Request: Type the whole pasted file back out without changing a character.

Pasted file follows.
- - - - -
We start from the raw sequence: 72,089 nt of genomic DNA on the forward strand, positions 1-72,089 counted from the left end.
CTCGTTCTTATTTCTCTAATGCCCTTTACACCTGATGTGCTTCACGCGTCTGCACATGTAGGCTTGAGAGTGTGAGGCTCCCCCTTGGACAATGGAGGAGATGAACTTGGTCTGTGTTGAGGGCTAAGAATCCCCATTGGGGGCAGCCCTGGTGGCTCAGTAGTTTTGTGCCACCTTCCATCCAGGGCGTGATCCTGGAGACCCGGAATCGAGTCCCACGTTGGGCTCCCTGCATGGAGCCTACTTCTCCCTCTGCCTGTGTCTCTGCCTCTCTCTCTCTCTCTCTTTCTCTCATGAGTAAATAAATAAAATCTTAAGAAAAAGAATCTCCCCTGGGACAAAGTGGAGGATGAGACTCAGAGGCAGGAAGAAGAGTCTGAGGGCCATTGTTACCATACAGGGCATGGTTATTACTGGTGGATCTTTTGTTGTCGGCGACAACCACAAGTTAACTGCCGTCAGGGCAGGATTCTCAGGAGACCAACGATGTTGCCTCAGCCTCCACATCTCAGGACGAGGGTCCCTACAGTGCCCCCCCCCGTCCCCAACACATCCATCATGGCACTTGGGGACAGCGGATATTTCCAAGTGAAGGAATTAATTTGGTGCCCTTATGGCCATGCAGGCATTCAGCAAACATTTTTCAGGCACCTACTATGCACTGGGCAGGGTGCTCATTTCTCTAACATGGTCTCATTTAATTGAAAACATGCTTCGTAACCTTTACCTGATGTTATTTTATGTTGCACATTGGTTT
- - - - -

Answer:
We start from the raw sequence: 72,089 nt of genomic DNA on the forward strand, positions 1-72,089 counted from the left end.
CTCGTTCTTATTTCTCTAATGCCCTTTACACCTGATGTGCTTCACGCGTCTGCACATGTAGGCTTGAGAGTGTGAGGCTCCCCCTTGGACAATGGAGGAGATGAACTTGGTCTGTGTTGAGGGCTAAGAATCCCCATTGGGGGCAGCCCTGGTGGCTCAGTAGTTTTGTGCCACCTTCCATCCAGGGCGTGATCCTGGAGACCCGGAATCGAGTCCCACGTTGGGCTCCCTGCATGGAGCCTACTTCTCCCTCTGCCTGTGTCTCTGCCTCTCTCTCTCTCTCTCTTTCTCTCATGAGTAAATAAATAAAATCTTAAGAAAAAGAATCTCCCCTGGGACAAAGTGGAGGATGAGACTCAGAGGCAGGAAGAAGAGTCTGAGGGCCATTGTTACCATACAGGGCATGGTTATTACTGGTGGATCTTTTGTTGTCGGCGACAACCACAAGTTAACTGCCGTCAGGGCAGGATTCTCAGGAGACCAACGATGTTGCCTCAGCCTCCACATCTCAGGACGAGGGTCCCTACAGTGCCCCCCCCCGTCCCCAACACATCCATCATGGCACTTGGGGACAGCGGATATTTCCAAGTGAAGGAATTAATTTGGTGCCCTTATGGCCATGCAGGCATTCAGCAAACATTTTTCAGGCACCTACTATGCACTGGGCAGGGTGCTCATTTCTCTAACATGGTCTCATTTAATTGAAAACATGCTTCGTAACCTTTACCTGATGTTATTTTATGTTGCACATTGGTTT